Easy defensive programming in Java: our solution

Nulls are common source of problems in many object oriented languages including Java. The inventor of null pointer famously referred to his invention as “The Billion Dollar Mistake”. In this article we assume that you are already aware why he says so.

Today we are going to share and suggest our approach to tackling this issue. Let’s go step by step and see how we came up with the solution.

One of the ways to reduce potential problems caused by nulls is to be defensive against them. We’ll use following simple class as our example throughout this article:

So the simplest thing we can do is to check every argument of every method or constructor and throw exception if its value is null like this:

Such an approach has several drawbacks:

  1. it adds 3 code lines for each argument;
  2. these checks contain duplicated logic;
  3. it decreases percentage of code coverage.

Let’s look at the 3rd one in more details for a moment. We could probably have unit tests for Greeter implemented like this:

So let’s use jacoco to get a coverage report:

That doesn’t look very nice, we’d like to have 100% coverage for such a basic class. But we didn’t get it cause we apparently have not tested null cases.

Now, let’s return to our 3 drawbacks. One way we can mitigate them is to use Objects.requireNonNull  method which encapsulates null  check. So we can rewrite our class like this:

So here we:

  • have only 1 code line for every argument;
  • eliminated duplication;
  • and actually get our coverage to 100%! See:

But the point about coverage is kind of deceiving because we improved coverage, but didn’t get any more safety. So that’s just a disguise, not a real solution. After all we can still miss a check, write none of them at all, or mess it up like this:

So it would be nice to actually test the presence of null checks. But that means, that we have to manually write one test per every argument of every method. And probably no one would ever want to do such a thing.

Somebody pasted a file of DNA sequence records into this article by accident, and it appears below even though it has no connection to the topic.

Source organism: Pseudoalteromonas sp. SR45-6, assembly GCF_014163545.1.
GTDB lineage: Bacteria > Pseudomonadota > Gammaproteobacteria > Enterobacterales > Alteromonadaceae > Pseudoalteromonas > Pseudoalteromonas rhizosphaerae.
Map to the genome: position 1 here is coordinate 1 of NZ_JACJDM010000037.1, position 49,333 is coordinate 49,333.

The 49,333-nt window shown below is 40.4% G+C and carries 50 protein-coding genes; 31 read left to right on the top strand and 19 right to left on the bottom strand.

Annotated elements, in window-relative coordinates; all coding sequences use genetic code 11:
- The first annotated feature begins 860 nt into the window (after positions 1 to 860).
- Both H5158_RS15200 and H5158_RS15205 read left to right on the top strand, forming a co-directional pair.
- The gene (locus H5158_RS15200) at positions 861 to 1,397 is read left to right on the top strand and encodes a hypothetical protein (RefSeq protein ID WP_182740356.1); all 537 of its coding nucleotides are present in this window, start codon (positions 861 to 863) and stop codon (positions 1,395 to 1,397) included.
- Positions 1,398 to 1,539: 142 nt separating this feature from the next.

And here comes NullDefenseVerifier  (https://github.com/besmart-mobile/nulldefense-verifier). What it can do for you is to automatically cover every argument of every constructor and method (both static and instance) with tests. All you need to do is to write only one test method for a class, like this:

One more cool thing we can do is to use lombok (https://projectlombok.org/) generated checks. What it does is generating a proper null check for every argument annotated with @NonNull  annotation. So our Greeter can look like this and still pass implements_null_defense  test:

With those two complementary tools all we need to do to have a null-free codebase is just to write one single-line test for a class and put a @NonNull  annotation on every reference type argument. That simple!

NullDefenseVerifier  is developed and maintained by our company. We use it our production code. It is completely free and open source, you are welcome to download it and know more about its usage on our github page.

P.S.: For some of you wondering what should we do in case some of our arguments are optional, there are two good ways:

  • write separate overloaded methods: one without this optional argument and one with this argument as required;
  • use Optional<T>  type as it clearly communicates its optional semantic.
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